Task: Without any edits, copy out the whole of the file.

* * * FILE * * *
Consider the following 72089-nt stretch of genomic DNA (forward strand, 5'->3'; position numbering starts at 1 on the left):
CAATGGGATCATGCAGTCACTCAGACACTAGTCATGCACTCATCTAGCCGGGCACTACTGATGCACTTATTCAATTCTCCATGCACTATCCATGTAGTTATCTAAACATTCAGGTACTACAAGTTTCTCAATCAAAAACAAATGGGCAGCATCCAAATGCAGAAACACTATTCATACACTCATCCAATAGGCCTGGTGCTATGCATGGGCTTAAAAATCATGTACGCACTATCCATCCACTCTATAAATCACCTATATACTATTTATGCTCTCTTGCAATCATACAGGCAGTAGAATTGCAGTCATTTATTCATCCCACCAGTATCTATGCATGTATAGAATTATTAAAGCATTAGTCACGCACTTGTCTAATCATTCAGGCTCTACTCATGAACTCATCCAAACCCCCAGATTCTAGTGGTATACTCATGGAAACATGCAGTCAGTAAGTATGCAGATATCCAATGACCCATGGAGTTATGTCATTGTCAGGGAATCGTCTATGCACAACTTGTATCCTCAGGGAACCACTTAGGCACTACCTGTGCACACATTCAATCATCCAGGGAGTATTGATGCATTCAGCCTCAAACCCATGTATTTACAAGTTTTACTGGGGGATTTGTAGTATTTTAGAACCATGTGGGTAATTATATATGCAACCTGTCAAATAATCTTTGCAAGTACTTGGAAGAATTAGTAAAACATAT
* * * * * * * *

Consider the following 72089-nt stretch of genomic DNA (forward strand, 5'->3'; position numbering starts at 1 on the left):
CAATGGGATCATGCAGTCACTCAGACACTAGTCATGCACTCATCTAGCCGGGCACTACTGATGCACTTATTCAATTCTCCATGCACTATCCATGTAGTTATCTAAACATTCAGGTACTACAAGTTTCTCAATCAAAAACAAATGGGCAGCATCCAAATGCAGAAACACTATTCATACACTCATCCAATAGGCCTGGTGCTATGCATGGGCTTAAAAATCATGTACGCACTATCCATCCACTCTATAAATCACCTATATACTATTTATGCTCTCTTGCAATCATACAGGCAGTAGAATTGCAGTCATTTATTCATCCCACCAGTATCTATGCATGTATAGAATTATTAAAGCATTAGTCACGCACTTGTCTAATCATTCAGGCTCTACTCATGAACTCATCCAAACCCCCAGATTCTAGTGGTATACTCATGGAAACATGCAGTCAGTAAGTATGCAGATATCCAATGACCCATGGAGTTATGTCATTGTCAGGGAATCGTCTATGCACAACTTGTATCCTCAGGGAACCACTTAGGCACTACCTGTGCACACATTCAATCATCCAGGGAGTATTGATGCATTCAGCCTCAAACCCATGTATTTACAAGTTTTACTGGGGGATTTGTAGTATTTTAGAACCATGTGGGTAATTATATATGCAACCTGTCAAATAATCTTTGCAAGTACTTGGAAGAATTAGTAAAACATAT